We do not recommend using reptile carpet for Bearded dragons, however, as this can often catch the Bearded dragons claws in the fibres, causing injury, and also tends to harbour bacteria despite being 'washable'.
For more detailed information regarding Bearded dragon substrates, why not take a look at our dedicated Bearded dragon substrates help guide.
Bearded dragon diet
One of the most important aspects of Bearded dragon care is their diet. Bearded dragons are omnivorous, so Bearded dragons eat both plant and animal material. Plant material will make up the biggest part of your Bearded dragon's diet and should be fed daily, whereas feeding insects should be kept to 2-3 times per week for adult Bearded dragons, or daily feeding for young Bearded dragons.
The plant part of their diet should be made up of a mixture of leafy greens, such as spring greens and lettuces, vegetables such as peppers and sweet potatoes, and the occasional pieces of fruit as treat.
The animal material part of a Bearded dragon's diet should come from live insects, termed live food, examples include Dubia roaches, crickets, locusts, mealworms and other insects such as wax worms can be fed as treats.
To keep your Bearded dragon healthy, a good, varied diet is not enough in captivity, and their food must be dusted with supplements according to a schedule to ensure they receive all of the required nutrients. This should be a calcium-rich multivitamin on every feed, calcium plus magnesium supplement on every fourth feed, and a vitamin D3 supplement on every eighth feed, before beginning the cycle again.
To learn more about the optimum diet for Bearded dragons, or learn reasons your Bearded dragon might not be eating, take a look at our help guide focused on Bearded dragon diets.
Bearded dragon tank decoration
To provide enrichment and allow your Bearded dragon to thrive, you should provide plenty of semi-arboreal perches in the form of hammocks, branches and basking platforms along the entire length of the vivarium.
Rough pieces of decor, such as wood pieces or rocks will also help to keep your Bearded dragon's claws down, reducing the risk of related health issues.
Hiding areas should be provided along the length of the enclosure, either using logs, half logs or traditional reptile hides. Further decoration can be provided using foliage, which can either come in the form of live plants, such as Aloe vera or Echeveria in a bioactive Bearded dragon setup, or artificial plastic plants.
Without adequate enrichment, a Bearded dragon is likely to become bored and/or stressed, a classic sign of this in Bearded dragons is glass surfing, which essentially means the dragon is lifting up its body against the glass of its vivarium, seeking more space or enrichment. This behaviour alone is not dangerous but signals a wider issue with the Bearded dragon's tank setup that should be addressed to avoid unnecessary stress.
It is also important to provide a shallow water dish on the cool side, away from the basking lamp, to provide hydration without increasing the overall humidity levels, and a shallow food bowl for your Bearded dragon's greens to go in, minimising the risk of substrate ingestion whilst eating.
Bearded dragon breeding
Before considering breeding your Bearded dragon, it is of utmost importance that your dragon is sexually mature and in optimum condition and that you have enough space to house both the male and female separately to the above standards, to house the hatchlings, and have an even larger enclosure to adequately house the pair whilst breeding, they must have the opportunity to escape each other if they feel the need to do so. The pair must also be of similar size to each other.
To ensure your dragons are ready to breed, you should lower the temperatures and reduce daylight hours for a period of two to three months before putting the pair together. Bearded dragons may breed without this brumation period, but their fertility will be reduced and the eggs less likely to survive.
Once the brumation period is completed, you can put the pair together to do the deed. This can get a little rough so it's a good idea to keep a close eye on them, but also not to worry too much as it is natural for the male to grab hold of the female during the process, it can just be a little worrying to first-time breeders.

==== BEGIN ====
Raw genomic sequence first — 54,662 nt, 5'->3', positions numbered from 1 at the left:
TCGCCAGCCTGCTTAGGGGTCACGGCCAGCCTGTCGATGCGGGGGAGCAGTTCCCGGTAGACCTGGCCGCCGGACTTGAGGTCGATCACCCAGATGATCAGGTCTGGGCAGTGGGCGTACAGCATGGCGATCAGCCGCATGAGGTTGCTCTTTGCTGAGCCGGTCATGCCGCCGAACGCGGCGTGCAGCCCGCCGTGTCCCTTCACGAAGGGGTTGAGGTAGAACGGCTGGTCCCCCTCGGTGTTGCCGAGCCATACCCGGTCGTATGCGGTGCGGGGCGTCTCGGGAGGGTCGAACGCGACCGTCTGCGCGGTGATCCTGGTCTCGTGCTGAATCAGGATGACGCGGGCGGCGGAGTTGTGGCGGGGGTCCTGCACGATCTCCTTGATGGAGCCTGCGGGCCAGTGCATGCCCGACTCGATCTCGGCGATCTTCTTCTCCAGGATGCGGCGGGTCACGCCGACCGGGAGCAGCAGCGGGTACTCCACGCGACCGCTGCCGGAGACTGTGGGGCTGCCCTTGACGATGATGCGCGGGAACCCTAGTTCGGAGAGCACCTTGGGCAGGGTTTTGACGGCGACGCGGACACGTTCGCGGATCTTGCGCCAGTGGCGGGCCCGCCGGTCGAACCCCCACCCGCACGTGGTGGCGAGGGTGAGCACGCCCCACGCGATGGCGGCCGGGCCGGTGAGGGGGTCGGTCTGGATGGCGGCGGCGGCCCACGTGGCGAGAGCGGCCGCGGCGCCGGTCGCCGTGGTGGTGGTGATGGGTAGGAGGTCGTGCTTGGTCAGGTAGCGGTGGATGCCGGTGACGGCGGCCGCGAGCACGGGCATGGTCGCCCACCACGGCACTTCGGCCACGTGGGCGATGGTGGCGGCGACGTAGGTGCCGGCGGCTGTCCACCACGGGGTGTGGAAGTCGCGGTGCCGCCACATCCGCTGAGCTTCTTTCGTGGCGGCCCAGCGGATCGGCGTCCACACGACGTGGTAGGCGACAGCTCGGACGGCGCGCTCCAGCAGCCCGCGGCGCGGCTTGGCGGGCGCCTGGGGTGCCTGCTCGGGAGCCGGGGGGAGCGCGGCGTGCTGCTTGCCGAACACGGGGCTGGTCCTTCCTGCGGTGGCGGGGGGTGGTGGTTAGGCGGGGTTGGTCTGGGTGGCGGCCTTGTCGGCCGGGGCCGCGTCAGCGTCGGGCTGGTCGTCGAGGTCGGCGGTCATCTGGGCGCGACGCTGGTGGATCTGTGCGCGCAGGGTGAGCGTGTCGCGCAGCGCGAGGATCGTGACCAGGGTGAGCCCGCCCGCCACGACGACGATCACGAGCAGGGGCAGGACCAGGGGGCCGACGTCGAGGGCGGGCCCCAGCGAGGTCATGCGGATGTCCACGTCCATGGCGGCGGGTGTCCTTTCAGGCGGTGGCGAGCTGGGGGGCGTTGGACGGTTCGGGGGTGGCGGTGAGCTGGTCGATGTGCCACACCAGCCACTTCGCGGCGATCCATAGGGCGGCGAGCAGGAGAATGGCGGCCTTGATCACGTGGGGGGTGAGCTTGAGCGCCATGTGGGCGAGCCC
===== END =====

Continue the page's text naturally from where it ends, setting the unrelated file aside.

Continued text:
For more information on Bearded dragon brumation, why not take a look at our dedicated help guide.
Leave the pair together for roughly 7 days before separating them back into their own enclosures, ensuring she has a lay box filled with moist soil, placed in a way that she can easily get into it. She will be ready to lay her eggs in roughly four to six weeks.
Once the eggs have been laid, carefully remove them, ensuring you keep them in the same position they are laid (do not turn them over), and place them into a tray with damp vermiculite, and put this into the incubator at around 28°C (84°F), also maintaining humidity levels between 70-90%. The eggs should then take around 10 weeks to hatch.
Please note, we do not recommend breeding for beginner keepers. The exotic pet market is flooded with reptiles with poor genetics, bred by beginners from animals with underlying genetic issues. Due to this, we recommend avoiding breeding at all costs, unless you are extremely experienced and your animals are in perfect health.
Like the sound of a Bearded dragon but not sure if they're the right pet for you? There are plenty of other reptiles with similar behaviours or care requirements, for example, the slightly smaller Rankin's dragon (Pogona henrylawsonii), which is a species within the Bearded dragon genus (Pogona) and has practically identical care requirements.
Another example would be the Starred agama (Stellagama stellio), which is an Agamid lizard, like Bearded dragons, and has similar care requirements, but is a little less common in the pet trade and poses more of a challenge when it comes to taming them down. Some snakes are also suitable alternatives, such as the Western hognose snake.
If a Bearded dragon sounds like the perfect pet for you, why not check if we have any in stock, or even contact our store team to discuss the details and find the right Bearded dragon for you.
Bearded dragon care at a glance
Common names: Bearded dragon, Beardie, Central bearded dragon, Inland bearded dragon
Scientific name: Pogona vitticeps
Adult size: 61cm (2ft)
Natural habitat: Arid woodland, scrub, grassland and desert habitats
Housing: 120 x 60 x 60cm (4 x 2 x 2ft)
Ideal temperature: 40-42°C (104-107°F) (warm end); 25°C (77°F) (cool end)
Ideal humidity: 30-40%
Average lifespan: 10-15 years
Ease of handling: Easy
Bearded dragon shopping list
- 120 x 60 x 60cm vivarium (minimum)
- Heat lamp fixture
- Basking lamp or ceramic heater
- High range thermostat (dimming or pulse depending on heat source)
- T5 lighting kit
- Digital thermometer x2
- Water dish
- Food dish
- Hides and decor
- Supplements (multivitamin, calcium + mg and D3)
- Reptile safe disinfectant